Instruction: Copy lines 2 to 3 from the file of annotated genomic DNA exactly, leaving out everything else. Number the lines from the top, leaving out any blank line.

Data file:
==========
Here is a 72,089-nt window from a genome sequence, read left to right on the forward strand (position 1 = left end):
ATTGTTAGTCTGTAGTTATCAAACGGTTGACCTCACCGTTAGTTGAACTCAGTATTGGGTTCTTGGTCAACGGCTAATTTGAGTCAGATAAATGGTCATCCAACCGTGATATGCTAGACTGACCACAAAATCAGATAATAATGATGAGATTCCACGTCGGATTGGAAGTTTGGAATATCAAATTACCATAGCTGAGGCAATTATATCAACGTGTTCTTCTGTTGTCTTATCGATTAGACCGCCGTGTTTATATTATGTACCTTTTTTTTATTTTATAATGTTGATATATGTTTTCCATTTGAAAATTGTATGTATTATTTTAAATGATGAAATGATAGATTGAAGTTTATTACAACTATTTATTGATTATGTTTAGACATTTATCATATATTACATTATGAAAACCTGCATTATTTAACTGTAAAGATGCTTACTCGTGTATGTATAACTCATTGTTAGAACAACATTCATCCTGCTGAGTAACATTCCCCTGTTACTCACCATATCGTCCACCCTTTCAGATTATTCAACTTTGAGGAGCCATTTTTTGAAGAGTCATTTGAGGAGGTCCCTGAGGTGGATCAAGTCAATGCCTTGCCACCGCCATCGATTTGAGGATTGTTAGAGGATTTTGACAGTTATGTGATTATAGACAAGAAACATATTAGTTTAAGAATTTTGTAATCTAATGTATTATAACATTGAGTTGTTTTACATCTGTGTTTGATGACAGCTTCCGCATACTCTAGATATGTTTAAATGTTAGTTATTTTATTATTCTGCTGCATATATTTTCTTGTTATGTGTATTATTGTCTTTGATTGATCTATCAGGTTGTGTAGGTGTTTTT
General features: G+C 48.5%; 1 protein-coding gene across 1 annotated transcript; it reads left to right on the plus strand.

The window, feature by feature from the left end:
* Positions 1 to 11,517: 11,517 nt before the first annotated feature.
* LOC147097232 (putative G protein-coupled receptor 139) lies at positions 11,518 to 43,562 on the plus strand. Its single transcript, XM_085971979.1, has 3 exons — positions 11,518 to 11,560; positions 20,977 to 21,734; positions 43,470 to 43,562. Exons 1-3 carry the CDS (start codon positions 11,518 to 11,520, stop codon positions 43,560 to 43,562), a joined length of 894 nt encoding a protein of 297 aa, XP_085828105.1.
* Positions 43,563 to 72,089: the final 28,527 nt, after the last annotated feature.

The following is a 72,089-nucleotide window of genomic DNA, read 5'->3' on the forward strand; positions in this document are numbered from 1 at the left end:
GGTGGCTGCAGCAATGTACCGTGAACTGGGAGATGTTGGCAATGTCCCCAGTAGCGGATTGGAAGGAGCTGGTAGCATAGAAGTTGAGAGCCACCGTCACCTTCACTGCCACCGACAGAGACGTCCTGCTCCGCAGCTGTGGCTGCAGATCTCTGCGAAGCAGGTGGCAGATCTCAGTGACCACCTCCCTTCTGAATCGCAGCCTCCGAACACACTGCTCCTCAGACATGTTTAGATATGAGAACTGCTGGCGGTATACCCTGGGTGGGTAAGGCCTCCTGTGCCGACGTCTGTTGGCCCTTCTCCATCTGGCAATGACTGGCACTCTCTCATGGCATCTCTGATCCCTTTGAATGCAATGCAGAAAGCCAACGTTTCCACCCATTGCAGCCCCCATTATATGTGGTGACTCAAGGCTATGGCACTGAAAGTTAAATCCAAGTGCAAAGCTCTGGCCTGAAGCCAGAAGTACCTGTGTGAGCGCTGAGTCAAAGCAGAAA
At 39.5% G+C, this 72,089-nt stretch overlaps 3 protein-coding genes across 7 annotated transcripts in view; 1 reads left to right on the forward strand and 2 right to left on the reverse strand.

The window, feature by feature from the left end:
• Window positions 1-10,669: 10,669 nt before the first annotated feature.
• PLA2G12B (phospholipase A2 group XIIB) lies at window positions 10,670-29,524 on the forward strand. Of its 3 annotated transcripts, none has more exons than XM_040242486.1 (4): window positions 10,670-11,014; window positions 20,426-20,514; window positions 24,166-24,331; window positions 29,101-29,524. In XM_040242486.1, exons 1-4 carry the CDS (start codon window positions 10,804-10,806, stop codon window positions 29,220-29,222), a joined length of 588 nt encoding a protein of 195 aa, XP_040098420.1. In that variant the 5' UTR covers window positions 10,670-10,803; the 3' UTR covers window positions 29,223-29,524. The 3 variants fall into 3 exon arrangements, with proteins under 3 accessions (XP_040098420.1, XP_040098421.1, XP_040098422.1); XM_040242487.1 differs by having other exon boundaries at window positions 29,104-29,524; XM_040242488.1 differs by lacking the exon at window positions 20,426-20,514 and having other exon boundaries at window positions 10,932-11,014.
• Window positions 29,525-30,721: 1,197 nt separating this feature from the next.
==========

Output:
ATTGTTAGTCTGTAGTTATCAAACGGTTGACCTCACCGTTAGTTGAACTCAGTATTGGGTTCTTGGTCAACGGCTAATTTGAGTCAGATAAATGGTCATCCAACCGTGATATGCTAGACTGACCACAAAATCAGATAATAATGATGAGATTCCACGTCGGATTGGAAGTTTGGAATATCAAATTACCATAGCTGAGGCAATTATATCAACGTGTTCTTCTGTTGTCTTATCGATTAGACCGCCGTGTTTATATTATGTACCTTTTTTTTATTTTATAATGTTGATATATGTTTTCCATTTGAAAATTGTATGTATTATTTTAAATGATGAAATGATAGATTGAAGTTTATTACAACTATTTATTGATTATGTTTAGACATTTATCATATATTACATTATGAAAACCTGCATTATTTAACTGTAAAGATGCTTACTCGTGTATGTATAACTCATTGTTAGAACAACATTCATCCTGCTGAGTAACATTCCCCTGTTACTCACCATATCGTCCACCCTTTCAGATTATTCAACTTTGAGGAGCCATTTTTTGAAGAGTCATTTGAGGAGGTCCCTGAGGTGGATCAAGTCAATGCCTTGCCACCGCCATCGATTTGAGGATTGTTAGAGGATTTTGACAGTTATGTGATTATAGACAAGAAACATATTAGTTTAAGAATTTTGTAATCTAATGTATTATAACATTGAGTTGTTTTACATCTGTGTTTGATGACAGCTTCCGCATACTCTAGATATGTTTAAATGTTAGTTATTTTATTATTCTGCTGCATATATTTTCTTGTTATGTGTATTATTGTCTTTGATTGATCTATCAGGTTGTGTAGGTGTTTTT
General features: G+C 48.5%; 1 protein-coding gene across 1 annotated transcript; it reads left to right on the plus strand.